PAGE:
Microsoft Anticipates Using Open AI’s Chatbot to Enhance Bing Search

According to a source with knowledge of the matter, Microsoft Corp. aims to integrate OpenAI’s ChatGPT chatbot into its Bing search engine in an effort to steal customers away from Google. According to an unnamed source familiar with Microsoft’s evolving business planning, the company is placing its bets on more interactive and relevant responses to consumers’ searches in the hopes of winning over google users by providing the best answer transcending links.

The Redmond, Washington-based corporation is currently considering the veracity of the chatbot and how fast it can be integrated into the search engine, the individual said, but it is possible that the new function may be rolled out in the next few months. According to this source, the first rollout may only be available to a select few customers as a kind of beta.


According to the source, the software giant has been testing ChatGPT for a while now. The software giant’s Bing service is far less popular than Alphabet Inc’s leading Google search engine. The Knowledge first broke the story of Microsoft’s future intentions.

In November, OpenAI, the artificial intelligence (AI) research company supported by a $1 billion investment from Microsoft, launched ChatGPT for public testing. Now that it can regurgitate anything from mocktails to what appear to be genuine university papers, the chatbot has become a media darling.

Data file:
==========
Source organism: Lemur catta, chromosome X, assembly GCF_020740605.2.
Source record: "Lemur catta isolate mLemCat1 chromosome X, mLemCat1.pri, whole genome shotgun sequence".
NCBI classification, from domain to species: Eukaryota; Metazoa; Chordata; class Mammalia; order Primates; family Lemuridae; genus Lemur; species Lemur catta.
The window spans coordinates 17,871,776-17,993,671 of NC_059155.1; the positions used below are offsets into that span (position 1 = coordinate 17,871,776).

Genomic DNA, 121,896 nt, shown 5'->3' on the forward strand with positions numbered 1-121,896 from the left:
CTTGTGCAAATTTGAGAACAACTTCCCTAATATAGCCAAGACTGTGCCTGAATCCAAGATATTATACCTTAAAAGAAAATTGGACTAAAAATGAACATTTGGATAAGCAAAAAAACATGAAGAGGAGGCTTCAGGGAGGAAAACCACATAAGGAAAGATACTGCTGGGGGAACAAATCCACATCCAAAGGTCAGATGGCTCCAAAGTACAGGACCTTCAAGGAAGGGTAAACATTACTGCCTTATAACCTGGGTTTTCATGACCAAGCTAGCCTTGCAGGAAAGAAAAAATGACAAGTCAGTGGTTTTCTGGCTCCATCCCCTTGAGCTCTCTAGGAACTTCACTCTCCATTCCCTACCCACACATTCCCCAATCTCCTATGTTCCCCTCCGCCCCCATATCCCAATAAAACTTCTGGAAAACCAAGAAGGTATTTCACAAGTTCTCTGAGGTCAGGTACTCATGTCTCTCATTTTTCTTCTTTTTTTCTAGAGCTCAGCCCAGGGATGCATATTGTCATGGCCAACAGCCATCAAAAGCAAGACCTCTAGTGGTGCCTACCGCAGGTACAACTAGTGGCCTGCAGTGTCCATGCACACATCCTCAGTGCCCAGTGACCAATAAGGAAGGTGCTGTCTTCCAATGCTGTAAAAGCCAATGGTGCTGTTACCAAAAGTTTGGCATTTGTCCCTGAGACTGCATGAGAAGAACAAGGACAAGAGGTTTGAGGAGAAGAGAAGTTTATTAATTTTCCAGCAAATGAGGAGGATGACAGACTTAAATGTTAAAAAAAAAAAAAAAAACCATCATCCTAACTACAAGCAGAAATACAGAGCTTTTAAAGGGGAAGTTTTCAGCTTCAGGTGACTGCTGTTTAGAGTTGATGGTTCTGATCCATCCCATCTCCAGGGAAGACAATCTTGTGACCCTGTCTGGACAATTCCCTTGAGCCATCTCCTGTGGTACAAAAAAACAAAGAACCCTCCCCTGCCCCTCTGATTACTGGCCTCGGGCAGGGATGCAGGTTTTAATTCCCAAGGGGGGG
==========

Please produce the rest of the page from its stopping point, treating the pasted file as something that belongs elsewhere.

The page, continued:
Some forecasters and specialists have argued that the AI service’s ability to summarize publicly accessible data can render it a feasible opposition to Google search as well as a catalog of search-generated links, despite the fact that the service occasionally boldly provides misleading data with a luster of authority.

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It was only last month that OpenAI CEO Sam Altman tweeted that using ChatGPT for “anything critical” would be “a mistake.” Employees have been concerned about the chatbot for the last month, and last month they raised their concerns to Google Chief Sundar Pichai as well as AI research leader Jeff Dean. Two officials told CNBC that Google bears credibility damage from any faults or inaccuracies in its LaMDA, meaning Language Model for Dialogue Applications, system.